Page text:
He knew exactly which way to rub the US belly when he called the NATO bombing of Serbia in 1999 ‘illegal but legitimate’ or when he made sure that ‘reservations’ about the legality of the US’s Iraq invasion of 2003 were initially known only through the voices of French or Russian diplomats. In March 2003 when the US started its invasion of Iraq, Annan was content to warn of the ‘humanitarian consequences of war’ and to slip in the UN as post-conflict reconstruction lead agency. Not one word on the breach of the UN Charta or the respect for international law came across his lips, however. Even the usually highly discrete International Committee of the Red Cross was quicker in pointing out the many breaches of international law that the Iraq war represented. Annan himself only noted the illegality of the war out of the safe distance of one and a half years later in September 2004.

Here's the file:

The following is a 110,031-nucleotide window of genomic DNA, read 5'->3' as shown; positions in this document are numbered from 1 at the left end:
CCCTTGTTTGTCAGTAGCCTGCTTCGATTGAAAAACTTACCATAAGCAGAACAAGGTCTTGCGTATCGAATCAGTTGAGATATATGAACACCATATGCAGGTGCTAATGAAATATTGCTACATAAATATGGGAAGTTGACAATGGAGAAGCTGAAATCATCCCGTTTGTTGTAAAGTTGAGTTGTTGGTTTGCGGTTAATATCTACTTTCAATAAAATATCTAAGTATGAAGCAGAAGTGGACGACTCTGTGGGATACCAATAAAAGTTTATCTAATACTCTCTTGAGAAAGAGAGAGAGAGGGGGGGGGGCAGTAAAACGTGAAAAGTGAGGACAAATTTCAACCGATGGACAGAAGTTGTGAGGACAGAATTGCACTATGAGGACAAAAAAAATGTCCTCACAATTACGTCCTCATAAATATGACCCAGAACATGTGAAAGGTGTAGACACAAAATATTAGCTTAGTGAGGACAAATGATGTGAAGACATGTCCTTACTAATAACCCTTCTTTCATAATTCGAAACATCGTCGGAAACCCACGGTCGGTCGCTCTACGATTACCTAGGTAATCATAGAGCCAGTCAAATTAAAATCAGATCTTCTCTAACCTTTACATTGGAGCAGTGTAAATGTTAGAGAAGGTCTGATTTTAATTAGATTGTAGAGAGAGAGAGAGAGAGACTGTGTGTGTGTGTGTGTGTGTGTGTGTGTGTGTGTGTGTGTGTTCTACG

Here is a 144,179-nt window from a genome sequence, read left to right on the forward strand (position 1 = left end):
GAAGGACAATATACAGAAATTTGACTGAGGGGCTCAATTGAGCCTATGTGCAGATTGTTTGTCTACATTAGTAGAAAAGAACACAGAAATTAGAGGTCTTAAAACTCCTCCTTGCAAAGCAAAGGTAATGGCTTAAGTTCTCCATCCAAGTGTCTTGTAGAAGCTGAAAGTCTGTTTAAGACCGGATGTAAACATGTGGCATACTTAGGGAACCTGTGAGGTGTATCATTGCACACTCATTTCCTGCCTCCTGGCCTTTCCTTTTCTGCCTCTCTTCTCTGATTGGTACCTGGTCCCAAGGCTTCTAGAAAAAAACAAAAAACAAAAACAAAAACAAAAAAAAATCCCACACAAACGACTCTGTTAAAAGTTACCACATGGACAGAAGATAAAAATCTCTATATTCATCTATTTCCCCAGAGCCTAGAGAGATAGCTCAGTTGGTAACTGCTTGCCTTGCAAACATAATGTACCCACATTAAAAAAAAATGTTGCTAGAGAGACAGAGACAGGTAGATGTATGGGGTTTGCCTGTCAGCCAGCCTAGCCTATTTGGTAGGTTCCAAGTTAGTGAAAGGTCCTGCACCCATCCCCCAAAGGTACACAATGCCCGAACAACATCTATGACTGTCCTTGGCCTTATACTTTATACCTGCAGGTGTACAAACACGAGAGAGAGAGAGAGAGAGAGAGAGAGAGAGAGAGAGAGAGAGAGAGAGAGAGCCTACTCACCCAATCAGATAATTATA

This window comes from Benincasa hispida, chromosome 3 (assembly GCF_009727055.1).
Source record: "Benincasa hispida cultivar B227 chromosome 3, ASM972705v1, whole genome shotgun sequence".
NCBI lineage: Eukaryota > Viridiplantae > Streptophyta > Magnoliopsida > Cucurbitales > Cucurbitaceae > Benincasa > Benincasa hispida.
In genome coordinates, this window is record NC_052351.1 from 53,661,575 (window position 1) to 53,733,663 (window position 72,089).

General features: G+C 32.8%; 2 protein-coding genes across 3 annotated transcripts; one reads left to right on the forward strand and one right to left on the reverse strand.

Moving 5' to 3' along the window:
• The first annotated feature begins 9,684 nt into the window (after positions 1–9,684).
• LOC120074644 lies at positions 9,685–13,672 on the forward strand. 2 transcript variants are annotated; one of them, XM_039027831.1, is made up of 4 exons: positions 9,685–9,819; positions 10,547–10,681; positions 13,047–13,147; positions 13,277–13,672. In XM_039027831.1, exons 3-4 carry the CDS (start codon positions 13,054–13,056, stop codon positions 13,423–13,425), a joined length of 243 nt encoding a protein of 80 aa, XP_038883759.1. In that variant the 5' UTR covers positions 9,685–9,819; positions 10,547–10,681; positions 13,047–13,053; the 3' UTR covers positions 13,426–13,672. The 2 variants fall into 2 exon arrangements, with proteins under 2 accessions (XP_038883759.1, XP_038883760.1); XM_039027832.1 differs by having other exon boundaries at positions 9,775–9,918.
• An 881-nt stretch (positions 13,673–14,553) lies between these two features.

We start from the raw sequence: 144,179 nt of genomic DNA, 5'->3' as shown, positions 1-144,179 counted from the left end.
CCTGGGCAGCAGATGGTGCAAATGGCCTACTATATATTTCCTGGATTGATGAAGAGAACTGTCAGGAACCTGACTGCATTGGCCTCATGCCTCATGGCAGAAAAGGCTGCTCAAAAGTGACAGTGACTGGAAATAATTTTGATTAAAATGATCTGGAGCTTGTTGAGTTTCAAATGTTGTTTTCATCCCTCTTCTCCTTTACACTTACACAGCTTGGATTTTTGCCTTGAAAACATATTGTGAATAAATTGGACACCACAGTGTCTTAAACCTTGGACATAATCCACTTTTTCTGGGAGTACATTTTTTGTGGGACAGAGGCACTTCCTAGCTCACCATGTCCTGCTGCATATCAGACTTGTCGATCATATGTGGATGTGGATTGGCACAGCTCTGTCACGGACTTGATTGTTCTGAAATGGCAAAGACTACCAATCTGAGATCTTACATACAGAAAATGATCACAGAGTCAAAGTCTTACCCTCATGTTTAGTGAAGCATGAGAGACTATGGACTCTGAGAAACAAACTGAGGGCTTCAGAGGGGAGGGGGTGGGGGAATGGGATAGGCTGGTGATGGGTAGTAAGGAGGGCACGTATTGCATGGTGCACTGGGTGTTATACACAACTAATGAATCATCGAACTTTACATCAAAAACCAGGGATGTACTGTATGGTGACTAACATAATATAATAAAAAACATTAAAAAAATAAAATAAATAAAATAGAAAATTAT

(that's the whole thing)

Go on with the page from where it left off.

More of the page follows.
The Iraq war was not the only situation where thousands would die and the usually so eloquent Kofi Annan would comment with total silence. In 1994, Annan was Under-Secretary General for Peacekeeping Operations. The Security Council member states opposed calling the massacres in Rwanda a genocide and happily supported the cynical assessment of Iqbal Riza, Annan’s top aide, that the UN’s mandate in Rwanda had never been to protect civilians but to implement the Arusha peace accords (see Barnett’s opinion for Independent Inquiry). The debate whether external troops could have prevented or stopped the Rwandan genocide is highly speculative; yet, the report of the Independent Inquiry into the Actions of the United Nations during the 1994 Genocide makes plainly clear that Annan like others in this drama did not seek at any moment a more active, initiative and especially protecting role for the United Nations in general and the UN mission in Rwanda in particular. The report draws the picture of an overcautious apparatchik who is more concerned about not upsetting the organisation’s internal power system and ‘the rules’ than he is about the lives of Rwandans. While the report acknowledges the lack of political will by Security Council member states to engage further and deeper in Rwanda, and the translation of this into a lack of resources for the UN Headquarters, it also points clearly to the responsibility of the then UN Secretary-General Boutros Boutros-Ghali and Under-Secretary General of Peacekeeping Operations Marack Goulding (until 1993), his successor Kofi Annan and his Assistant Secretary-General Iqbal Riza for failing to appropriately appreciate and plan for the highly volatile and consistently threatening situation in Rwanda in the build-up of the genocide.